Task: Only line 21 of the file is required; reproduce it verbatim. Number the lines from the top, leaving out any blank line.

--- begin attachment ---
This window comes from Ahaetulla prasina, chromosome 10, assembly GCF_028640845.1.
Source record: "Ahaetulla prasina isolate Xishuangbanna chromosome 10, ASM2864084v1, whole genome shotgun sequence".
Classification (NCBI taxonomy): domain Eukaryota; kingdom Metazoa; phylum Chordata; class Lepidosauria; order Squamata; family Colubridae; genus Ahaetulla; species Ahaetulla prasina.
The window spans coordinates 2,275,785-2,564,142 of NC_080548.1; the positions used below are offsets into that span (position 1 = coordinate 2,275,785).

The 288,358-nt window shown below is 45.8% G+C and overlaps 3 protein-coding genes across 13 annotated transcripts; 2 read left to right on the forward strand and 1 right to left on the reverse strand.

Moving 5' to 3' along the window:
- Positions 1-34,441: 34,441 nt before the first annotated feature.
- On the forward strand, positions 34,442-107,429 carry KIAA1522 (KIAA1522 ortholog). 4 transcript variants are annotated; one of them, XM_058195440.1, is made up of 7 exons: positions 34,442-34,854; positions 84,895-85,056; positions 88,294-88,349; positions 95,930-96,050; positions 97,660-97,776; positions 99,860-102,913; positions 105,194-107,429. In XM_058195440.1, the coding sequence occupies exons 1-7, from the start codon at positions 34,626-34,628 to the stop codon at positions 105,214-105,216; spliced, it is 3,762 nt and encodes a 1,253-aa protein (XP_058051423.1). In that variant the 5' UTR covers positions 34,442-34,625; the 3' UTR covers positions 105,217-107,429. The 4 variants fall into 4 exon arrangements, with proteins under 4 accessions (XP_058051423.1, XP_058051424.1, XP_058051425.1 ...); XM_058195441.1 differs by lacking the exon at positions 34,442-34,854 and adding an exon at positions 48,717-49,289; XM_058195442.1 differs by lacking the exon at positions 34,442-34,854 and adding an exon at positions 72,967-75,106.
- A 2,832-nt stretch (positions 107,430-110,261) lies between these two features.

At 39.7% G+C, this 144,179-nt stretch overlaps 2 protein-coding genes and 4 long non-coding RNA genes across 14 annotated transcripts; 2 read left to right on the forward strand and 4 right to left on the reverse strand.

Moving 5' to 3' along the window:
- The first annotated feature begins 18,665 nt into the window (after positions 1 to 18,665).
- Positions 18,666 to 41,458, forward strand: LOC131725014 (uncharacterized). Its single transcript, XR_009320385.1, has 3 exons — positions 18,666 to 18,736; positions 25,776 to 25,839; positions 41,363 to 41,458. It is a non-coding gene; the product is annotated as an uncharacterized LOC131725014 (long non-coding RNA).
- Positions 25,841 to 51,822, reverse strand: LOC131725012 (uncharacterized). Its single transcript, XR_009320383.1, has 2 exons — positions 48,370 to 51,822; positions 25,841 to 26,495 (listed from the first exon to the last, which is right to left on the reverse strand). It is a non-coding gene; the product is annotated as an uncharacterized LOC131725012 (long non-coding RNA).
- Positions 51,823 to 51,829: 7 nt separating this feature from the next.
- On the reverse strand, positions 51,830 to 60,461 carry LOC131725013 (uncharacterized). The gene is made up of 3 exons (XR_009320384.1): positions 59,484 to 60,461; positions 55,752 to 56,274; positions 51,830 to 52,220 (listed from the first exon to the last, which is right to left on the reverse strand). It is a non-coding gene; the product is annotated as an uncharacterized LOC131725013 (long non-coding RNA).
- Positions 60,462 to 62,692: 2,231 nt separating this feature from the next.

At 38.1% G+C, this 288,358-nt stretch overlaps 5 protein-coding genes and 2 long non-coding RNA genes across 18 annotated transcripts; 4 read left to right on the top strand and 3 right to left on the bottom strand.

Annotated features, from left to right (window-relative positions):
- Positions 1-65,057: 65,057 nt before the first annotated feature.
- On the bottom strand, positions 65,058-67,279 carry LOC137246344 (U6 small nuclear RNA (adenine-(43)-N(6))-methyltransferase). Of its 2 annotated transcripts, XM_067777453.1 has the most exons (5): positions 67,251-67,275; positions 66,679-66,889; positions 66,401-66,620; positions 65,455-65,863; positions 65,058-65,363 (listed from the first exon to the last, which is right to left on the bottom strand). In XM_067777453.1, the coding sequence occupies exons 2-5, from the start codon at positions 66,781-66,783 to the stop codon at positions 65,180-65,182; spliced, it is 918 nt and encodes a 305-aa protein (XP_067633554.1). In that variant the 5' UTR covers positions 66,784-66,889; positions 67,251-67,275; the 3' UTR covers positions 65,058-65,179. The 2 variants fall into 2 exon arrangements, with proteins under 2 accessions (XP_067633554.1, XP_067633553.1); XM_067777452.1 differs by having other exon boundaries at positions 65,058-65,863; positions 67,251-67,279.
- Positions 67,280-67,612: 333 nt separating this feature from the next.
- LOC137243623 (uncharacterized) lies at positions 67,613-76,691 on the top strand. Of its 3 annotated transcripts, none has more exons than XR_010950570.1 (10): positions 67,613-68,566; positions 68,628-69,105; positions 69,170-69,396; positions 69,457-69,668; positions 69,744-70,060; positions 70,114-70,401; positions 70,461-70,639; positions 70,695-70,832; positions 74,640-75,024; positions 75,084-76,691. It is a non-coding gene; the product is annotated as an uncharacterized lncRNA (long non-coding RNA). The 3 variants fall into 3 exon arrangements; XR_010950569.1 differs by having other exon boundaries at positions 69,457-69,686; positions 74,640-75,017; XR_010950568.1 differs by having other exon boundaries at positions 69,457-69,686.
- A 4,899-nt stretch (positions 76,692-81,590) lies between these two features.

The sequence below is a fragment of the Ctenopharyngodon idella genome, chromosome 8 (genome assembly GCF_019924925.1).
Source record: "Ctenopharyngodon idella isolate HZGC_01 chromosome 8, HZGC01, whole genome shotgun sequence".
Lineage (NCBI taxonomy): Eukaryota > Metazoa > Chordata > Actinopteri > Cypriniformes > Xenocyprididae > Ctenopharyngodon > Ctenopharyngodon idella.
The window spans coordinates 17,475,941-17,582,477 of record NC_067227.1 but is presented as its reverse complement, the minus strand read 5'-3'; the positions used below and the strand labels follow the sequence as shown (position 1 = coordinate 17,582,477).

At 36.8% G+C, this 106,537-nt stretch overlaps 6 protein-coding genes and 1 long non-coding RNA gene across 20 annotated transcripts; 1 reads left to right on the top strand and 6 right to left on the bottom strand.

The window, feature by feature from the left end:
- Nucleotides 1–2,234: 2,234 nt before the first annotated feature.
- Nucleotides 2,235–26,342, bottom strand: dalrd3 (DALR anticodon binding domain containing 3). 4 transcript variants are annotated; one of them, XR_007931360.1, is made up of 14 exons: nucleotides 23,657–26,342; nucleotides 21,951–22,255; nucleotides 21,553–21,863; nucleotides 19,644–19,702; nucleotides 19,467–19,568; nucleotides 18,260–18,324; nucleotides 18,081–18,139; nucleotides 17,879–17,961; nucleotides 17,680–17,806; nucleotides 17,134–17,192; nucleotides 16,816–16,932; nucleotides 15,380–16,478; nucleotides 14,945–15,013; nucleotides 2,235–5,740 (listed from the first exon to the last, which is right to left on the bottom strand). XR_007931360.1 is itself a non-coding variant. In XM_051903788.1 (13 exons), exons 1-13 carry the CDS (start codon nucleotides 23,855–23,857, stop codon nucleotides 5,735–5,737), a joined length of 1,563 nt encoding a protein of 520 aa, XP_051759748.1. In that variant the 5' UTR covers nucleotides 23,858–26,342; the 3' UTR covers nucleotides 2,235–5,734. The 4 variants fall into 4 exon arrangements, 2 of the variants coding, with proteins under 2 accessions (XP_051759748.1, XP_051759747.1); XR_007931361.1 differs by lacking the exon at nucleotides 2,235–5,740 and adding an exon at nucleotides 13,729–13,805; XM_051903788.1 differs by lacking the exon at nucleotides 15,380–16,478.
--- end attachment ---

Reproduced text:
- On the bottom strand, positions 65,058-67,279 carry LOC137246344 (U6 small nuclear RNA (adenine-(43)-N(6))-methyltransferase). Of its 2 annotated transcripts, XM_067777453.1 has the most exons (5): positions 67,251-67,275; positions 66,679-66,889; positions 66,401-66,620; positions 65,455-65,863; positions 65,058-65,363 (listed from the first exon to the last, which is right to left on the bottom strand). In XM_067777453.1, the coding sequence occupies exons 2-5, from the start codon at positions 66,781-66,783 to the stop codon at positions 65,180-65,182; spliced, it is 918 nt and encodes a 305-aa protein (XP_067633554.1). In that variant the 5' UTR covers positions 66,784-66,889; positions 67,251-67,275; the 3' UTR covers positions 65,058-65,179. The 2 variants fall into 2 exon arrangements, with proteins under 2 accessions (XP_067633554.1, XP_067633553.1); XM_067777452.1 differs by having other exon boundaries at positions 65,058-65,863; positions 67,251-67,279.